Tom Broughton, editor

Boring has just got sexy. As tedious and repetitive as the insurer boardroom rhetoric has become, the reality is that rates are still not moving. Look past the broadsides emanating from insurer chief executives, and the underwriters on the ground are still distorting the picture. Our quarterly rating summary, in partnership with Acturis, provides an insight into the numbers, accepting that some lines are heading in the right direction within niche markets (see pages 26-27).

Grant Ellis decided to survey 100 independent Broker Network members in an attempt to better understand the considerations (see page 9). One view is that to appreciate the impact of the recession, you need to study the economic pressure on SME clients as well as the volatility associated with their purchasing decisions. Another is that both insurers and brokers are just suckers for new business come renewal time and that repeat business is being repeatedly brokered and shifted between insurers like a feeding frenzy in a zoo.

Ellis points to the main beneficiaries of this climate as being agile, smaller insurers and managed general agencies. And he explains that the market will not harden until these market pricing discrepancies have been eradicated. But we’ve been here before, haven’t we? It’s just that this time, the economics of the situation means that the answers are not just wrapped up in herding the pack in the right direction. Now, it’s about understanding how a soft market plays out in a recession and while surgery is being performed to the horrific structural damage inflicted upon the capital markets.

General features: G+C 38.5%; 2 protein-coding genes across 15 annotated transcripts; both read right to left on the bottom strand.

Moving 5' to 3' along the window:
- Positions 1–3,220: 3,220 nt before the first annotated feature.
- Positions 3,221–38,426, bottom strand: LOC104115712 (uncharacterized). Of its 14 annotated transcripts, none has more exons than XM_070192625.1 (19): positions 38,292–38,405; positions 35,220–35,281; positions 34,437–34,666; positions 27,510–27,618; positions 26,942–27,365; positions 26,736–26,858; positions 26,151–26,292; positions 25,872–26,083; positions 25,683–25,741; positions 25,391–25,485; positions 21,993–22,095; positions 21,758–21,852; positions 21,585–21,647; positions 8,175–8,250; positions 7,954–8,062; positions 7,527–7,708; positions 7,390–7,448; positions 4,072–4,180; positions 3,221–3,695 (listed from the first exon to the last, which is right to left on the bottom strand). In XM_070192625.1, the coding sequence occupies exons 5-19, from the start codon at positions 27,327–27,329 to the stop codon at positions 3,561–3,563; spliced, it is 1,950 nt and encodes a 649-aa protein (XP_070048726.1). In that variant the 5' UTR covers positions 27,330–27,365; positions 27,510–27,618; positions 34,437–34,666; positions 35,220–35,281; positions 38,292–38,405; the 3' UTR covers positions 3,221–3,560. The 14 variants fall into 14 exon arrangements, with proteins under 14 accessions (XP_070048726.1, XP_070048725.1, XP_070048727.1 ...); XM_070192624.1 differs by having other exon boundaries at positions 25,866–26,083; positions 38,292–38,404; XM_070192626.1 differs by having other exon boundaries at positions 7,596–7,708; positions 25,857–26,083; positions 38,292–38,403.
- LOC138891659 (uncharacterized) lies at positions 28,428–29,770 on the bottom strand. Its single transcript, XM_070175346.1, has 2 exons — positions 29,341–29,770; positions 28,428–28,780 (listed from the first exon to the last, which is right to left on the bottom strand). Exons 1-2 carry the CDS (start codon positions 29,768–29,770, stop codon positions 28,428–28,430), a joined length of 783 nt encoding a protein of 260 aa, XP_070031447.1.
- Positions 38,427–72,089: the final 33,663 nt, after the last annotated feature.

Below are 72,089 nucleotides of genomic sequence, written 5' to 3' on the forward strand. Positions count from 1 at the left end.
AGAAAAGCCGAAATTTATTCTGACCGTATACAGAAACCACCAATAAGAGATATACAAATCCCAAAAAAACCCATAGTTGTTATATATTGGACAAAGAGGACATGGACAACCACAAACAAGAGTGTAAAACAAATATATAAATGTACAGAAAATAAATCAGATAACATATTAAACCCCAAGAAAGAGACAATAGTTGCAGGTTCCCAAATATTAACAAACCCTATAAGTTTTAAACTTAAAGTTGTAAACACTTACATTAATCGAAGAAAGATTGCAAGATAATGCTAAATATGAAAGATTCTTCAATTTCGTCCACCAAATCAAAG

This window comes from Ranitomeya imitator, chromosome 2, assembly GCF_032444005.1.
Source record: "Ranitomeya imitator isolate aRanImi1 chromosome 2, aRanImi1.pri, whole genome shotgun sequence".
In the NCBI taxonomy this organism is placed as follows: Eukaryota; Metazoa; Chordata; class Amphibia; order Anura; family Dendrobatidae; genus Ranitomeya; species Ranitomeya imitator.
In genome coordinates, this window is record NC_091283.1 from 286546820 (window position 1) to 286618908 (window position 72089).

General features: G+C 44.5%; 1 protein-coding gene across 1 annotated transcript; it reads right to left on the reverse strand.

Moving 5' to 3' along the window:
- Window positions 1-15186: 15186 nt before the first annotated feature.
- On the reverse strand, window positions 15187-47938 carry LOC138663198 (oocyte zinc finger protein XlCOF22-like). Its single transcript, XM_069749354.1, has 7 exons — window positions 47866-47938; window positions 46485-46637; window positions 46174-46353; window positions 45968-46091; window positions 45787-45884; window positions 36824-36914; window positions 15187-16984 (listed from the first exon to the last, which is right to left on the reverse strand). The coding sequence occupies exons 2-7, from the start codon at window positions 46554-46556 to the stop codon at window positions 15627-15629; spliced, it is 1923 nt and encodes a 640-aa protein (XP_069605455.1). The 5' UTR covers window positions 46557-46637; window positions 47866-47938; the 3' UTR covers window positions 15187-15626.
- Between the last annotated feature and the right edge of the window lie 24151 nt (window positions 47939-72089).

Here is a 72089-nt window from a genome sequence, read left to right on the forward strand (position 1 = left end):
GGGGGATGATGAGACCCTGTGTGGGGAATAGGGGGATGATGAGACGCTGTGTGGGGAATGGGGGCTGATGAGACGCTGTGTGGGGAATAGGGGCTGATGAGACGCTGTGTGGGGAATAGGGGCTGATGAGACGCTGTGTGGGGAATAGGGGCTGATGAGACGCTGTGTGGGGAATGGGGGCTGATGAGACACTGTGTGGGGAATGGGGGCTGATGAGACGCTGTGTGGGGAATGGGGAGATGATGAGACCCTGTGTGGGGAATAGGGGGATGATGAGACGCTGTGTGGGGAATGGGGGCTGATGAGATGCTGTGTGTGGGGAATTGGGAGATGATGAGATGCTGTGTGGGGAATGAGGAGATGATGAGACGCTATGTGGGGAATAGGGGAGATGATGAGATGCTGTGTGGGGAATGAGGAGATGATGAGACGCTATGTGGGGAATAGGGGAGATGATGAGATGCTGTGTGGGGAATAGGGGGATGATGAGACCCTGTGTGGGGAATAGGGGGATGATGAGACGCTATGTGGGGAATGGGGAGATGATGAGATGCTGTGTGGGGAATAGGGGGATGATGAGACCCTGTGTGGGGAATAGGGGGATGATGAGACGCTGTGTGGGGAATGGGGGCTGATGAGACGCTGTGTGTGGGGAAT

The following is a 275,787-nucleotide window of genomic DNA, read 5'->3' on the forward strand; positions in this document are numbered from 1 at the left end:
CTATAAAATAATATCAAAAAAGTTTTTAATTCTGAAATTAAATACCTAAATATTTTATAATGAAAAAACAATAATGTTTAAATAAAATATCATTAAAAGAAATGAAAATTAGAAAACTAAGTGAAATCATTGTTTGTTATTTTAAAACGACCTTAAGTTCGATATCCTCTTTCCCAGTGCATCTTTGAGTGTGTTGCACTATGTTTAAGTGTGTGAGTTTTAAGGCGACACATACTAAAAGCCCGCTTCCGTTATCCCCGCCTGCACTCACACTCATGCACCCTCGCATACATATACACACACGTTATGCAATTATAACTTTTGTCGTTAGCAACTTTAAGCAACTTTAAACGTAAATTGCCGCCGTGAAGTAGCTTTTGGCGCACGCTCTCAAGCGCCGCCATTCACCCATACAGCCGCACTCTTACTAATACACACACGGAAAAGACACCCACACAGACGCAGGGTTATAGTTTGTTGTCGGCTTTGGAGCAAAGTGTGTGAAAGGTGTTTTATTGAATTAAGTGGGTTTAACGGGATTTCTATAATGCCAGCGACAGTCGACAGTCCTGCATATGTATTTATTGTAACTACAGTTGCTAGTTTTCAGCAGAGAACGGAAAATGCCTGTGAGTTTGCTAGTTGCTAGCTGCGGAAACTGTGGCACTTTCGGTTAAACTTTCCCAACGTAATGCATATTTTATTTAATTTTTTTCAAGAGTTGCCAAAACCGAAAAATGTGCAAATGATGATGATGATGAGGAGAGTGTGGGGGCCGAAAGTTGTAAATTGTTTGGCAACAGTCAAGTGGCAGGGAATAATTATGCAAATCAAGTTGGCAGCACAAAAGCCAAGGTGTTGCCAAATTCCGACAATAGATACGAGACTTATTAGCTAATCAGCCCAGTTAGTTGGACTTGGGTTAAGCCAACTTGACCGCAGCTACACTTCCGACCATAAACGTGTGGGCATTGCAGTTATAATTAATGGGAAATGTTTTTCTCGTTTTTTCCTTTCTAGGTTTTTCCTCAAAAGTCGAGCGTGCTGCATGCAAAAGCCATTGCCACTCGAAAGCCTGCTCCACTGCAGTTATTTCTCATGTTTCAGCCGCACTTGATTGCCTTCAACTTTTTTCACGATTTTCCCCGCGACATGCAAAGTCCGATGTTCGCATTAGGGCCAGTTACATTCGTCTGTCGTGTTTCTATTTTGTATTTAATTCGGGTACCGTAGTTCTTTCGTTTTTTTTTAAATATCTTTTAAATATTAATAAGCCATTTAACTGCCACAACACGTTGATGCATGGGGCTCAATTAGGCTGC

In the meantime, the same old message will be repeated within the corridors of the Biba conference and at its associated private dinners this week—discipline and stability must be the order of the day. If you’ve heard it once, you’re sure to want to believe it now: rates must harden, brokers must work harder to earn their buck, underwriters on the ground must start obeying their chief executives and the process must be managed in a coordinated way in order to avoid an over-correction that your clients cannot sustain. Now that’s not boring, is it?